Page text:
Family-Life

March 27, 2013 - Dar es Salaam, Tanzania

 

Very slowly, I arrive in the family life in Mombasa. Adapting takes time. And to understand, that I’ll live here for one year also takes time.

But this week of staying inside all day long because of the election, brought us close together. Every day I was playing with my two little host-sisters. My third host-sister introduced me to some of her friends, who are all really nice. We watched TV together or she tried to teach me how to dance. My non-existing dancing-skills made those dance-lessons very funny. We had to laugh so loud, that our neighbour felt disturbed by it. Remember, we don’t have window-panes.

I helped them with their homework, French for the 15-year old and basic reading and writing subjects for the little ones.

It is surprising for me, how fast people get along. I meet someone and already I’m asked questions like “when are you coming to visit? What’s your phone number?” The memory card of my phone will explode after this year, because of too many contacts. I already have to visit so many people.

I like this friendliness and the ability, to be open to new friends. When I’m sitting somewhere, there’s always someone who walks by and who’ll talk to me. And I’m always aware of the fact, that it is my decision, whether I want to get to know this person better or not. The ones, who don’t push me into talking to them, are the ones, who are really interested in the exchange of information about my country and their country. It is very different to Germany.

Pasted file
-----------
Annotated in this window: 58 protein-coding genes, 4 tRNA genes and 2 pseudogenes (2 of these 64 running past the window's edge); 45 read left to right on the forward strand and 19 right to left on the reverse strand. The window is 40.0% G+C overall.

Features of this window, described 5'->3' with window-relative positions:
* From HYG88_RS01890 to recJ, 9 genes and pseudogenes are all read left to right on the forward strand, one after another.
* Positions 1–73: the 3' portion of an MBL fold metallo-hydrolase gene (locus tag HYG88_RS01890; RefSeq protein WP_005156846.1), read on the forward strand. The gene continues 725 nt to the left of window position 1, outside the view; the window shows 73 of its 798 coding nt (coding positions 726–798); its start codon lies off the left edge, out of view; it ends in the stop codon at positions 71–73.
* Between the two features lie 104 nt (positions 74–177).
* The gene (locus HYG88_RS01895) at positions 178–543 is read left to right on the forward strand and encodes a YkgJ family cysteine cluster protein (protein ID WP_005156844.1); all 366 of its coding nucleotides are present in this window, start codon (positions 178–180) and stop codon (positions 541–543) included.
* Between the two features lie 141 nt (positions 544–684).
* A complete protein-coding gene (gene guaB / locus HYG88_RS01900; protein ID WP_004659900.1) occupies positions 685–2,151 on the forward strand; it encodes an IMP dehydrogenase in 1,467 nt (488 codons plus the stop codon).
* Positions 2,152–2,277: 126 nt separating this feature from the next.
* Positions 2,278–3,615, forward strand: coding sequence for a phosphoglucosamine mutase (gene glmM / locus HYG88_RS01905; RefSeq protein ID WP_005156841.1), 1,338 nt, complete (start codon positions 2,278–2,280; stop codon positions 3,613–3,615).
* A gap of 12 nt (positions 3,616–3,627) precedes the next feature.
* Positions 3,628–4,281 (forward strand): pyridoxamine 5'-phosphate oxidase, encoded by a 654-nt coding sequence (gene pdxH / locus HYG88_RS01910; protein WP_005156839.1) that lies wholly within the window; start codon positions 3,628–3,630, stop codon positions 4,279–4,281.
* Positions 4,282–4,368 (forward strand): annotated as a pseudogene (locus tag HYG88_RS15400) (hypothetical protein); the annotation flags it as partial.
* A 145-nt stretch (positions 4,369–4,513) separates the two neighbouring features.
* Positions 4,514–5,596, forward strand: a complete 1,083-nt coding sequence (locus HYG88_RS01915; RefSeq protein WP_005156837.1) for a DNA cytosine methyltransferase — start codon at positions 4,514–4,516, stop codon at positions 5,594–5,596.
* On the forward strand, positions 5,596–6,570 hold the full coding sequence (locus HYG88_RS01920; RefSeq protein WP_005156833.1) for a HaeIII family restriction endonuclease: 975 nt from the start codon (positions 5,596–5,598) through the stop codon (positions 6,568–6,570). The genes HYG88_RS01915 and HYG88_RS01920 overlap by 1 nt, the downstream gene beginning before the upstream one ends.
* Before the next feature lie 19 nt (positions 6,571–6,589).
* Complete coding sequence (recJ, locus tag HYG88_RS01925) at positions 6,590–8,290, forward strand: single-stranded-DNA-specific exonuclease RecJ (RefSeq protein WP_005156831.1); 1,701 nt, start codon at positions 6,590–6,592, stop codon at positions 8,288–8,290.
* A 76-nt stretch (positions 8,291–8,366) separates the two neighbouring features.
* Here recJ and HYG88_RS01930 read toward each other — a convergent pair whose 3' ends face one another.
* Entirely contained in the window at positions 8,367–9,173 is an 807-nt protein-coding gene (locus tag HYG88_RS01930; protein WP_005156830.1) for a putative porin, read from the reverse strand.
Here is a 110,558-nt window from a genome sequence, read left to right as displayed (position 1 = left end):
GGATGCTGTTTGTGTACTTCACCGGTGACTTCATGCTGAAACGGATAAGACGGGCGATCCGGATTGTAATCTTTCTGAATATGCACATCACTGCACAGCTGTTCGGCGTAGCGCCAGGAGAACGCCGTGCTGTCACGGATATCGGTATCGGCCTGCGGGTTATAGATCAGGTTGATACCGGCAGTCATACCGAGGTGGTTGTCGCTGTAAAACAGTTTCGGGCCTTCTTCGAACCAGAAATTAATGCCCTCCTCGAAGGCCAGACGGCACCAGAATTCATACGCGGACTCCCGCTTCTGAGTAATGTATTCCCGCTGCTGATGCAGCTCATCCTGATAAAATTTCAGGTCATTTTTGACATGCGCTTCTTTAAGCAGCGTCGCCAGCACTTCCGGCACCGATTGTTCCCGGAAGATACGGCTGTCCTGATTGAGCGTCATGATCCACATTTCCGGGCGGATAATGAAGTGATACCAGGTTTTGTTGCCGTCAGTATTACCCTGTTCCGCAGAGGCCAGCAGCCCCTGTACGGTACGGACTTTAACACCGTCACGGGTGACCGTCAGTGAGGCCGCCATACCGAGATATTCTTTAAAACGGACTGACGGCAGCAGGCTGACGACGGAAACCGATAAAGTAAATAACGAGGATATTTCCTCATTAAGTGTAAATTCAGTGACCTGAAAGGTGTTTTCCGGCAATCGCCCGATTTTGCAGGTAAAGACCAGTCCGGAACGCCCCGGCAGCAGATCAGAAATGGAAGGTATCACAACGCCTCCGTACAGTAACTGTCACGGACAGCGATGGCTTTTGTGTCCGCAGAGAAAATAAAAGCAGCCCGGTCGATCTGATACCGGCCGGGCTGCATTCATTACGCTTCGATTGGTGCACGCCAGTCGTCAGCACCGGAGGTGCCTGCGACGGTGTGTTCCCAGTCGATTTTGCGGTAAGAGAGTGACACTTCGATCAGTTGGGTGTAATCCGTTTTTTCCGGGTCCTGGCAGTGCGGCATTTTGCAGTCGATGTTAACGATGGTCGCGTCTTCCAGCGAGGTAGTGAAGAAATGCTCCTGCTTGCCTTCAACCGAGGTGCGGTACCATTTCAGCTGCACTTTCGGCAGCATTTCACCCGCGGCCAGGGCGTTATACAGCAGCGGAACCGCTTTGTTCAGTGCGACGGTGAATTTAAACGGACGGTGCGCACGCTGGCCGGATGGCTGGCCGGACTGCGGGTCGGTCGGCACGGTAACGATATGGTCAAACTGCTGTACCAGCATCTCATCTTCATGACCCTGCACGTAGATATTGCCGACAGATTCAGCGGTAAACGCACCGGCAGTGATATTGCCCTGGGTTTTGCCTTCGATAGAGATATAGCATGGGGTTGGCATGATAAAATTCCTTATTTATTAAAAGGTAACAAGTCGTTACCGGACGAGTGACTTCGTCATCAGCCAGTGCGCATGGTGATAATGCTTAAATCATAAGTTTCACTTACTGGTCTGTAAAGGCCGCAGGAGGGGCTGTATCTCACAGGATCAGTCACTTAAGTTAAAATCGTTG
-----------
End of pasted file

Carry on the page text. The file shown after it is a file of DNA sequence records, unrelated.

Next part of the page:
This week of holiday wasn’t like normal holidays like I know them. The kids come into the room very early in the morning and want to play. The Jesus-worshipping radio is on most of the time. And my host-mum likes to shout commands to her eldest daughter. But that’s life here. The only thing I don’t like is the absence of my host-father and his fake-promises to take the kids out. He never sticks to those promises. I suppose I have to get used to this kind of fatherly-behaviour too.

I enjoy window-shopping with my 15-year old host-sister and to listen to the stories about the boyfriends of my 7-year old host-sister. My youngest host-sister forces me into story-telling almost every evening. It is new to me, to invent stories, which are set in an African environment.

 

 

 

 


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